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rnturn

Happened before my time there but...

...the story about the clueless VP who, while he was conducting a tour of the data center where all the SWIFT and bond trading computers were located, concluded the visit by hitting the Big Red Switch located near the door. Apparently this guy thought that the bank's data center was so high-tech--and that his tour group would be duly impressed--that the doors would `magically' open when he hit that button. Instead of the doors making a `swoosh' sound (a la the Enterprise) the sudden silence probably had just the opposite effect on his guests. Still a popular tale told during team lunches.

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The butterfly defect: MacBook keys wrecked by single grain of sand

rnturn

One of my daughters had a problem with her Mac keyboard. Rather than repair it /she/ just decided to get a non-Apple laptop. My problem with having to use a Max for work was the keyboard was too small. Or at least it was a different size than my hands had grown accustomed to. I solved the problem when working from home with a couple of dongles to get from USB-C to PS2 and a Model M. Switching back to the Mac keyboard rather sucked when I went into the office---typos galore. I wasn't keen on lugging that keyboard around though I could have used it as a self-defense device... or as a bludgeon for those commuters wandering the sidewalks aimlessly gabbing on their cell phones.

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Stop us if you've heard this one: Job cuts at IBM

rnturn
Joke

Shees... Isn't it about time to...

... make this a regular column with a dedicated link under the main banner?

For example, "Layoffs" that takes you to the page with links updated daily to the news that <random IT industry giant> is laying off staff?

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Facebook suspends account of Cambridge Analytica whistleblower

rnturn

Re: Facebook and Brexit

A CS department where nobody (but one) has any programming skills? Seriously?

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A print button? Mmkay. Let's explore WHY you need me to add that

rnturn

Sometimes the Print button is the user's only option.

Back while working at a treasury department at a bank, it was fairly common for one analyst, in particular, to request a printed copy of some detailed report. Those printed reports would be directed to the humongous Xerox printer that inhaled a ream of paper in about ten seconds. Whoever assisted this analyst with the requested report had to babysit the process loading many reams into the beast to keep it fed while printing the typically two-foot-plus tall pile of paper. It was big enough that it was usually carted to the analyst's desk on a dolly that most people used for moving heavy equipment (a co-worker attempted to hand carry it one day and dropped the damned thing). The analyst would thank us for the report and then look at the /last/ page for the information he needed. I can't blame him too much for this tree-killing way of working---the application provided no way for him to get that information except via the printed report. Asking the vendor to fix that was probably a waste of time (had anyone in mgmt asked them) given that the vendor thought it was a nifty idea to require that anyone using the application have God privileges that the administrators knew better than to have enabled all the time---a nightmare that they refused to fix. ("Here's a letter to tell your auditors that it's required.")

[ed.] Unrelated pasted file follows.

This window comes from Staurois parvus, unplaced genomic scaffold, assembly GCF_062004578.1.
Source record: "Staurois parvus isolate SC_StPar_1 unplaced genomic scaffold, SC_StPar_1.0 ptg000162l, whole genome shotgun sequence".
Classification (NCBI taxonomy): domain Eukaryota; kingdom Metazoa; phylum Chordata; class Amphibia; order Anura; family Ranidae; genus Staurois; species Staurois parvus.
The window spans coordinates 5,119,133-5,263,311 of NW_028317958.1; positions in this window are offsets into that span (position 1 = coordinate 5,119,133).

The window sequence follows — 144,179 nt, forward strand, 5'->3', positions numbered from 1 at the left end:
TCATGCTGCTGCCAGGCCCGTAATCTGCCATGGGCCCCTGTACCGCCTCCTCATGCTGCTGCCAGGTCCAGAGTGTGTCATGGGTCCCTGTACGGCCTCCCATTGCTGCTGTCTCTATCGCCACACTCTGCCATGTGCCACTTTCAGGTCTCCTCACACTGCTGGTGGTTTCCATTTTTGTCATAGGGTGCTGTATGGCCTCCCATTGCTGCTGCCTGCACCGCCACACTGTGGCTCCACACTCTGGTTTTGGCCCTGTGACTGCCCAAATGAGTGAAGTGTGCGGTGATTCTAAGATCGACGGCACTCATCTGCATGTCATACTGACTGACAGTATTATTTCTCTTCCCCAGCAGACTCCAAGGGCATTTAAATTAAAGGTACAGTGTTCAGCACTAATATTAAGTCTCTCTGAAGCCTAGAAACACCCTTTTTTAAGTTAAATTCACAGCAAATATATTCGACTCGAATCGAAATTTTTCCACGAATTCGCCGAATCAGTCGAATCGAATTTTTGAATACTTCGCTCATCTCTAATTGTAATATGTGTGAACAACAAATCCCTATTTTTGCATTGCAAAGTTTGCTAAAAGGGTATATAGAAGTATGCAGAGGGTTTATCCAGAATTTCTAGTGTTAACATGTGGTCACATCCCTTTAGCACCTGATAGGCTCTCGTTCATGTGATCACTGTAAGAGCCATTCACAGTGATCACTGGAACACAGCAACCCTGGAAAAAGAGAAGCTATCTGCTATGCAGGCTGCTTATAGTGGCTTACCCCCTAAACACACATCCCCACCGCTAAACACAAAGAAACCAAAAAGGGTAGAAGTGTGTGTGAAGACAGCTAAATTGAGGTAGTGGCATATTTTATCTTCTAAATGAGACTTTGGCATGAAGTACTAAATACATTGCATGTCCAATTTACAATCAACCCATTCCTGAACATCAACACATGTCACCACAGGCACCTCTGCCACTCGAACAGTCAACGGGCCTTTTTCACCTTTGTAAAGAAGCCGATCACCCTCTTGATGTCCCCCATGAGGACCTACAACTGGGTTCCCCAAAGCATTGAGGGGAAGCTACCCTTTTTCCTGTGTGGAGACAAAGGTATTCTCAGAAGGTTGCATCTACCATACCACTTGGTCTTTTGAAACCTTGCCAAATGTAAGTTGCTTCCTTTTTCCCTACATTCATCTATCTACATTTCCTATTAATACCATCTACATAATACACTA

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rnturn

Re: I'm not sure what the point of that article was...

``Like using a spreadsheet as a database :-)''

You mean like the folks who use a spreadsheet like a word processor? Because they never figured out how to create tables in the word processor?

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rnturn

Re: And despite all this users telemetry...

Keep your 'Print' button but someone, please, tell the designers that providing *usable* drop down menus on the interface would be oh-so nice---not the ones that contains hundreds and hundreds of items that you can only see three at a time and a scroll bar that contains no arrow buttons which forces you to try and view the list while it scrolls by at Mach 6 when you move the slider by one pixel. It's also be nice if you sorted the list alphabetically rather than puking out the items on the list in the order they came from the database.

(Don't get me started on stylishly-built web sites that include lengthy bits of source code presented in viewing windows/ports that make the code viewable only a few lines at a time and require that you scroll both vertically AND horizontally in order to see much/most of the content.)

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It's a decade since DevOps became a 'thing' – and people still don't know what it means

rnturn

Just wait...

``Now, not only is everything old new again, it also has to have a special name, lots of tools and courses and all the rest of it.''

Yep. If the certification grifters^Wvendors haven't come up with a DevOps certification, they're working on it.

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rnturn

Re: Oh dear

Web sites seem to be all that matter nowadays.